United States District Court, E.D. Michigan, Southern Division
OPINION AND ORDER SUMMARILY DISMISSING WITHOUT
PREJUDICE THE PETITION FOR WRIT OF HABEAS CORPUS, DENYING THE
MOTION FOR THE APPOINTMENT OF COUNSEL, DECLINING TO ISSUE A
CERTIFICATE OF APPEALABILITY, AND DENYING PETITIONER LEAVETO
APPEAL IN FORMA PAUPERIS
HONORABLE VICTORIA A. ROBERTS UNITED STATES DISTRICT JUDGE
John Cole, (“Petitioner”), confined at the
Central Michigan Correctional Facility in St. Louis,
Michigan, filed a pro se petition for a writ of habeas corpus
pursuant to 28 U.S.C. § 2254. Petitioner challenges his
conviction for attempted second-degree arson, M.C.L.A.
reasons that follow, the petition for writ of habeas corpus
is SUMMARILY DISMISSED WITHOUT PREJUDICE. The motion for the
appointment of counsel is DENIED.
pleaded nolo contendere in the Emmett County Circuit
Court and was sentenced to three to five years in prison.
Petitioner filed a motion to withdraw his plea, which was
conviction was affirmed on appeal. People v. Cole,
No. 335444 (Mich.Ct.App. Dec. 20, 2016); lv. den.
---- Mich.----; 906 N.W.2d 784 (2018).
seeks a writ of habeas corpus on the following grounds: 1)
The trial judge abused his discretion in denying
Petitioner's motion to withdraw his nolo
contendere plea, 2) the judge failed to articulate
reasons for departing above the sentencing guidelines range,
and 3) ineffective assistance of trial and appellate counsel
Court dismisses the petition for writ of habeas corpus
because it contains a claim that was not properly exhausted
with the state courts.
prisoner seeking federal habeas relief is required to exhaust
his or her available state court remedies before raising a
claim in federal court. 28 U.S.C. § 2254(b) and (c).
See Picard v. Connor, 404 U.S. 270, 275-78 (1971);
See also Foster v. Withrow, 159 F.Supp.2d
629, 638 (E.D. Mich. 2001). Although not jurisdictional,
exhaustion “is a threshold question that must be
resolved” before a federal court can reach the merits
of any claim contained in a habeas petition. See Wagner
v. Smith, 581 F.3d 410, 415 (6th Cir. 2009). Therefore,
each claim must be reviewed by a federal court for exhaustion
before any claim may be reviewed on the merits by a federal
court. Id. Federal district courts must dismiss
mixed habeas petitions which contain both exhausted and
unexhausted claims. See Pliler v. Ford, 542 U.S.
225, 230 (2004)(citing Rose v. Lundy, 455 U.S. 509,
510, 522 (1982)). The failure to exhaust state court remedies
may be raised sua sponte by a federal court. See Benoit
v. Bock, 237 F.Supp.2d 804, 806 (E.D.
Mich.2003); 28 U.S.C. § 2254(b)(3). A habeas petitioner
has the burden of proving that he or she exhausted his or her
state court remedies. See Rust v. Zent, 17 F.3d 155,
160 (6th Cir. 1994).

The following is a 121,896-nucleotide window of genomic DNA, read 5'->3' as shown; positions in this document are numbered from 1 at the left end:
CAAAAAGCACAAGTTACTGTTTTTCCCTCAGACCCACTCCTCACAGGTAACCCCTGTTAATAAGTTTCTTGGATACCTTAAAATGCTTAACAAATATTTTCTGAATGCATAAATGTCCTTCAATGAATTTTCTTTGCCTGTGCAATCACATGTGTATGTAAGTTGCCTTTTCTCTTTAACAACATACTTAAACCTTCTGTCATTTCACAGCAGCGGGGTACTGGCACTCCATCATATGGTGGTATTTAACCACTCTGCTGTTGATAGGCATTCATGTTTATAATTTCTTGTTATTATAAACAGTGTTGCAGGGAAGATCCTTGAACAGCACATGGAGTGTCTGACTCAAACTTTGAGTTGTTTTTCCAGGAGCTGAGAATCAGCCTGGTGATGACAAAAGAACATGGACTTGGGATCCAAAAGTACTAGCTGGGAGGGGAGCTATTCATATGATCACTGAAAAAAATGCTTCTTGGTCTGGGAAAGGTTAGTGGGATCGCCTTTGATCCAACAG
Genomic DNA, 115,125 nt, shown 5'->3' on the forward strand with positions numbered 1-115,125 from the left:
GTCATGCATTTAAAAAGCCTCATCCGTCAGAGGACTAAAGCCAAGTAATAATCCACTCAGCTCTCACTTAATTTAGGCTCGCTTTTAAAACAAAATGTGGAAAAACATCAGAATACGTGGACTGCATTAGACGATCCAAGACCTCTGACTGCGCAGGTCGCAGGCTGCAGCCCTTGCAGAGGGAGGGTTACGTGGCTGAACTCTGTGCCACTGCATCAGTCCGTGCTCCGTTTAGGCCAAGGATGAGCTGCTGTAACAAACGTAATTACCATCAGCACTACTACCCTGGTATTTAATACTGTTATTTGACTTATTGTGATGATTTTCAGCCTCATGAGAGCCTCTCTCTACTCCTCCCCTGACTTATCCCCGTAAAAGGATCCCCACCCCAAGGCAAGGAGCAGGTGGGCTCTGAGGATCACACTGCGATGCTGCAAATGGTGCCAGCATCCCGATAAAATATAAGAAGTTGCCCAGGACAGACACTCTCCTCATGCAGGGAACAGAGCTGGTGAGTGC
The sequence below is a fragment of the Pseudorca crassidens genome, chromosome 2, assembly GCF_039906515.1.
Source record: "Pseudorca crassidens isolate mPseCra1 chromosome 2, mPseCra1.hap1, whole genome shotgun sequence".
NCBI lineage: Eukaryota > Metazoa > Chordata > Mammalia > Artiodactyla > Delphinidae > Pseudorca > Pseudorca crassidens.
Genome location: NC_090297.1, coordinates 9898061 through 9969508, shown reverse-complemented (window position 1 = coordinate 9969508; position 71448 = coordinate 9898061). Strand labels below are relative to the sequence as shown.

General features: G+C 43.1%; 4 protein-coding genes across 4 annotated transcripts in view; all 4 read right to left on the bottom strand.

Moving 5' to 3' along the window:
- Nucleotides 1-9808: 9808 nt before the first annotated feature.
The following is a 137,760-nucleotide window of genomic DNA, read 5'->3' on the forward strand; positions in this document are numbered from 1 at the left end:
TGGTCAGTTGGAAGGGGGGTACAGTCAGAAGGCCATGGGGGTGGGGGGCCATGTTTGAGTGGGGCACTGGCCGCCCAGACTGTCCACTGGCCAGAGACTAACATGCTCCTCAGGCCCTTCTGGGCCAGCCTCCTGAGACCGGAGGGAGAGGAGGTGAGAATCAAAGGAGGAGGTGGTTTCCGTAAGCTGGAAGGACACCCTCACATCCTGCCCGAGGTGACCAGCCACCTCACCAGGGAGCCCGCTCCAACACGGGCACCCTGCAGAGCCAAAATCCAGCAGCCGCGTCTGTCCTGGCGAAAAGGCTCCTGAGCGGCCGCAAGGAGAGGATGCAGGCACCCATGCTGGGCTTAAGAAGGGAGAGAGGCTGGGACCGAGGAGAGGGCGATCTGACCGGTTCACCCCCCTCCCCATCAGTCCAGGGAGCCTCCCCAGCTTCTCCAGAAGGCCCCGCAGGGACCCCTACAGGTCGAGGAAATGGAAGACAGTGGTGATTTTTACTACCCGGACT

admits raising his ineffective assistance of appellate
counsel claim only for the first time in his application for
leave to appeal before the Michigan Supreme
Court. Petitioner's claim of ineffective
assistance of appellate counsel is subject to the exhaustion
requirement. See Baldwin v. Reese, 541 U.S. 27,
30-33 (2004). Raising a claim for the first time before the
state courts on discretionary review does not amount to a
“fair presentation” of the claim to the state
courts for exhaustion purposes. See Castille v.
Peoples, 489 U.S. 346, 351 (1989). Petitioner failed to
present his ineffective assistance of appellate counsel claim
on his direct appeal with the Michigan Court of Appeals; his
subsequent presentation of the claim to the Michigan Supreme
Court does not satisfy the exhaustion requirement for habeas
purposes. See Skinner v. McLemore, 425 F. App'x.
491, 494 (6th Cir. 2011); Farley v. Lafler, 193 F.
App'x. 543, 549 (6th Cir. 2006).
has an available state court remedy with which to exhaust his
claim. Petitioner may file a motion for relief from judgment
with the trial court under Michigan Court Rule 6.500 et seq.
to exhaust his ineffective assistance of appellate counsel
claim and pursue this claim in the state appellate courts as
necessary. See Wagner v. Smith, 581 F.3d at 419;
Mohn v. Bock, 208 F.Supp.2d 796, 800 (E.D. Mich.
2002). The unexhausted claim concerns a matter of federal law
which may warrant further review. This claim should be
addressed to and considered by, the state courts in the first
instance. Otherwise, the Court cannot apply the standard
found at 28 U.S.C. § 2254.
a district court has the discretion to stay a mixed habeas
petition containing both exhausted and unexhausted claims to
allow a petitioner to present his or her unexhausted claims
to the state court in the first instance, See Rhines v.
Weber,544 U.S. 269 (2005), there are no exceptional or
unusual circumstances present which would justify holding the
instant petition for writ of habeas corpus in abeyance
pending Petitioner's return to the state courts to
exhaust his claim, rather than dismissing it without
prejudice. The Michigan Supreme Court denied Petitioner's
application for leave to appeal on February 20, 2018.
However, the one year statute of limitations under 28 U.S.C.
§ 2244(d)(1) for filing habeas petitions did not begin
to run on that day. Where a state prisoner has sought direct
review of his conviction in the state's highest court but
does not file a petition for certiorari with the U.S. Supreme
Court, the one year limitation period for seeking habeas
review under 28 ...